Greg Strand is EFCA executive director of theology and credentialing, and he serves on the Board of Ministerial Standing as well as the Spiritual Heritage Committee. He and his family are members of Northfield (Minnesota) EFC.
Our 2017 EFCA Theology Conference will be held February 1-3 on the campus of Trinity International University. In the introduction to the conference, we will focus on the EFCA’s roots in the Reformation and the Reformation’s legacy in the EFCA.
We are excited for this Theology Conference. Not only are we addressing the Reformation, a timely and important theme in conjunction with the 500th anniversary of Luther posting the 95 Theses, but we have some of the foremost scholars addressing the various themes/topics of the Conference.
In our first two lectures we focus on common Reformation themes, that of sola Scriptura and justification. In our third lecture we address an important and related topic of the Reformation, but not often addressed formally. However, the heart of this topic is never far from any Christian and is certainly constantly relevant for all pastors and Christian counselors. Additionally, there is hardly a time in the history of the church this issue has not been discussed and/or debated.
R. Albert Mohler, Jr., President, The Southern Baptist Theological Seminary, will address this perpetual question and tension of the Christian faith and life. How do justification and sanctification relate to one another theologically, and what are the implications in the Christian life? The way we answer this question has profound consequences for how we live our personal Christian lives, how we live the Christian life with others and with what expectations, and how we provide pastoral counsel to others. This is one of those doctrines in which it is vital we understand and live out both orthodoxy and orthopraxy, all undergirded by the work of God in the people of God.
Faith Alone Justifies, Yet the Faith Which Justifies Is Not Alone: Justification and Sanctification
Justification by grace alone, by faith alone through Christ alone was the clarion call of the Reformation. It remains the foundation of the Evangelical church today. And yet, this teaching of justification by faith alone concerned the Roman Catholic dissenters because they feared it would foster licentiousness. It would remove all moral motivations to do good works. One of the greatest threats to the Christian faith was the doctrine of assurance, according to some Roman Catholic theologians. Not only did this debate mark the divide between the Reformers and the RCC, there were differences among those promoting Reformation theology. For example, Martin Luther first used the expression Antinomian against Johannes Agricola. Calvin wrote, “It is therefore faith alone which justifies, and yet the faith which justifies is not alone.” Another historical example of this debate occurred in the Church of Scotland in the early 18th century, referred to as the Marrow Controversy. A continuing and contemporary reflection of this debate is that between those who espouse free grace and those who espouse Lordship. On this side of the fall, this challenge and debate are perpetual and universal. How do the doctrines of justification and sanctification relate? How are they different? Can one have one without the other? To what degree? When does one become antinomian? When does one become legalist? In this lecture we will trace the history of this discussion/debate and address the contemporary manifestation of this age-old dispute, with a focus on the practical application to our pastoral ministry with people, recognizing these doctrines are at the heart of most of our pastoral care and counseling with God’s people.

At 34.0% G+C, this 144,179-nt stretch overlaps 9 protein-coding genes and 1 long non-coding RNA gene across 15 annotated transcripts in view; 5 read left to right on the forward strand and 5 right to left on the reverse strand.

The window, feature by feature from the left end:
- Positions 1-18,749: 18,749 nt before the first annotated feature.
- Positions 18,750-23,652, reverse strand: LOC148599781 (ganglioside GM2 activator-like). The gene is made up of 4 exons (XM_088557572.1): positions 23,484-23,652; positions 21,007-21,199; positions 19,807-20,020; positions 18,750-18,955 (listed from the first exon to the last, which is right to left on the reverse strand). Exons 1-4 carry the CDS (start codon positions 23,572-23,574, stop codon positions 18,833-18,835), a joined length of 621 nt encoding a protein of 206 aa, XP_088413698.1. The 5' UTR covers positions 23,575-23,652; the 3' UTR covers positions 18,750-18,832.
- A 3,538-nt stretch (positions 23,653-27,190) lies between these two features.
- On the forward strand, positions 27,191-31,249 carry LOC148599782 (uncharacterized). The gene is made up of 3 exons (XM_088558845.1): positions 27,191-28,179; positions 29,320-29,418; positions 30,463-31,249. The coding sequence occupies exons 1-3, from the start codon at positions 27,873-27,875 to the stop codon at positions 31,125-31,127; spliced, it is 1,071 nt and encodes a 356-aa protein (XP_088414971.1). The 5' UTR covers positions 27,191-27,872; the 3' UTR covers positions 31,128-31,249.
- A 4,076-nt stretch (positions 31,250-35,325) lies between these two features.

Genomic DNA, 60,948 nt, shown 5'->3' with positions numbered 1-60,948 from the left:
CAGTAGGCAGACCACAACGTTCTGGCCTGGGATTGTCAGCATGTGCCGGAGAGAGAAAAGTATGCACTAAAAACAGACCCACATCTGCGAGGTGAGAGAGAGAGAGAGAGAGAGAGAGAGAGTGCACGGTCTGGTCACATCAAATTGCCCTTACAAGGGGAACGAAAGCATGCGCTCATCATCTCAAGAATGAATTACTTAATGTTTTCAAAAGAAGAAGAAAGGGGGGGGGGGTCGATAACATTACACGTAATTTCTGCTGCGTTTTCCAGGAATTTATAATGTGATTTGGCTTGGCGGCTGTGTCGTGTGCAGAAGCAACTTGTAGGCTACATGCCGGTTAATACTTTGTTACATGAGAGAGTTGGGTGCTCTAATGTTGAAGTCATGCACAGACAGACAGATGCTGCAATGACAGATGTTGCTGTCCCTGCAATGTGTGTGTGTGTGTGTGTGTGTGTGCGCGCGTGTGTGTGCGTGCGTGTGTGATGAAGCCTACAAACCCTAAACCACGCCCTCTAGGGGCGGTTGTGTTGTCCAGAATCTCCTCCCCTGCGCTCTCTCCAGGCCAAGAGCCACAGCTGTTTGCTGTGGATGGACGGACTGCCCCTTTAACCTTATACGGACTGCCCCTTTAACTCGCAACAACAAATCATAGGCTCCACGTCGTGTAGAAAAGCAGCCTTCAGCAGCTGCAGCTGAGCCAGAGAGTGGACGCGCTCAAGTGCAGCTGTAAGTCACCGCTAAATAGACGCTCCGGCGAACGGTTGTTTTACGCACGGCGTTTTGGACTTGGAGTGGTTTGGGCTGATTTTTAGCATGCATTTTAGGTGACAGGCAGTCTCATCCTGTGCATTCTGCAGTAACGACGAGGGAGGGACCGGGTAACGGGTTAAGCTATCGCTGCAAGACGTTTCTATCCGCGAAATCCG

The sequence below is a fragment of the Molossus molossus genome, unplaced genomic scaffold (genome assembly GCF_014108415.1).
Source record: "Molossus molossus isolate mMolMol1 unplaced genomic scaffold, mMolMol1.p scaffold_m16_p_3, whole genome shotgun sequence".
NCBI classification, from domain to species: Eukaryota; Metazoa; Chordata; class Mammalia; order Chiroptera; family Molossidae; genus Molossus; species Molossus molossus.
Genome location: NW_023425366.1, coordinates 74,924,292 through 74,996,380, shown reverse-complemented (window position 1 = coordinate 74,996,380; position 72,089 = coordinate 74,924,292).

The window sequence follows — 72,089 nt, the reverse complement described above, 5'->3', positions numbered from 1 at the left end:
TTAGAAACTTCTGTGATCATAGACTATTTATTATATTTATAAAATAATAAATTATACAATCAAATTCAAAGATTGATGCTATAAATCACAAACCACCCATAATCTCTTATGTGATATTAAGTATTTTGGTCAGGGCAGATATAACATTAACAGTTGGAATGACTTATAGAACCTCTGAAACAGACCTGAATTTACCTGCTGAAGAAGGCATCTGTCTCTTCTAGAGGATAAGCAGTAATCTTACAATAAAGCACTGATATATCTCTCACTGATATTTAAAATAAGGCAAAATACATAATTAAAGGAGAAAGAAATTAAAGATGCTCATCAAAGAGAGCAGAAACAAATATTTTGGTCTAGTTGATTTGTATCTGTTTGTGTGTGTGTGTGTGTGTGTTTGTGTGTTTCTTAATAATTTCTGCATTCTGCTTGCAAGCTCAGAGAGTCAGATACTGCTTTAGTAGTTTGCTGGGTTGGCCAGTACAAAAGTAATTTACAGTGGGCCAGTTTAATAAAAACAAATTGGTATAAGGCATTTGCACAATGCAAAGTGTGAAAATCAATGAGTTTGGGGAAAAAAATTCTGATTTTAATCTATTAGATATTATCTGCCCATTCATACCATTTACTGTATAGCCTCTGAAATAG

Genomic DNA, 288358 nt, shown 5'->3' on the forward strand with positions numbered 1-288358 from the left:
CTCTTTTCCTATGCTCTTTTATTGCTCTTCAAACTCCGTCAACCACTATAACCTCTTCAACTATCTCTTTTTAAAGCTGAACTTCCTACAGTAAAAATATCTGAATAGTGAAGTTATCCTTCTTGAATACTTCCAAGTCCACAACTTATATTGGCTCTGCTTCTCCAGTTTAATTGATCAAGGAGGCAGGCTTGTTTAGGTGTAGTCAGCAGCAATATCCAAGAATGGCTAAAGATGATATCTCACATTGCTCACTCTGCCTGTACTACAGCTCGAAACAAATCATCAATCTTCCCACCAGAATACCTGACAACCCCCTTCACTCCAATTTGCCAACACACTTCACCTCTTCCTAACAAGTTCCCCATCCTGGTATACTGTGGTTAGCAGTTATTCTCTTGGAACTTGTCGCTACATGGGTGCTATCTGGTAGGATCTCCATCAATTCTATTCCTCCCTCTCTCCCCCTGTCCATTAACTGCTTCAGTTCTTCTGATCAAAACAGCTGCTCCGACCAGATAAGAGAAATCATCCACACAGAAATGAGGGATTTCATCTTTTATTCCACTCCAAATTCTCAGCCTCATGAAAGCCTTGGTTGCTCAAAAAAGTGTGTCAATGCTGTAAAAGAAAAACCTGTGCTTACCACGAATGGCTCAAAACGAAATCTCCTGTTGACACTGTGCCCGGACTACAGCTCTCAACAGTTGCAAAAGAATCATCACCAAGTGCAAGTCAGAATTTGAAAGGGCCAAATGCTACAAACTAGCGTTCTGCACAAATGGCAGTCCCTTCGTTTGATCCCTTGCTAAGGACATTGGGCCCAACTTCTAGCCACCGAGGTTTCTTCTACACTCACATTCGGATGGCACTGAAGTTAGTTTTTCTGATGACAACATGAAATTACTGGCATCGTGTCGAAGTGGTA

Mohler is the ninth president of the SBTS and has served in that role since 1993. He is ordained in the SBC and has served in pastoral ministry, has taught theology in the seminary and is now considered one of the foremost contemporary theologians addressing cultural issues from a biblical, theological and historical perspective. Mohler was one of the young theologians used by God in the process of the SBC returning to its roots by affirming the inerrancy, authority and sufficiency of the Word of God. Since that time he has not only served the school faithfully, he has also served in the SBC and broader Evangelicalism. I have learned much from reading and listening to Mohler, and I am grateful he is able to join us at our Theology Conference. I am especially thankful he is able to address this important subject.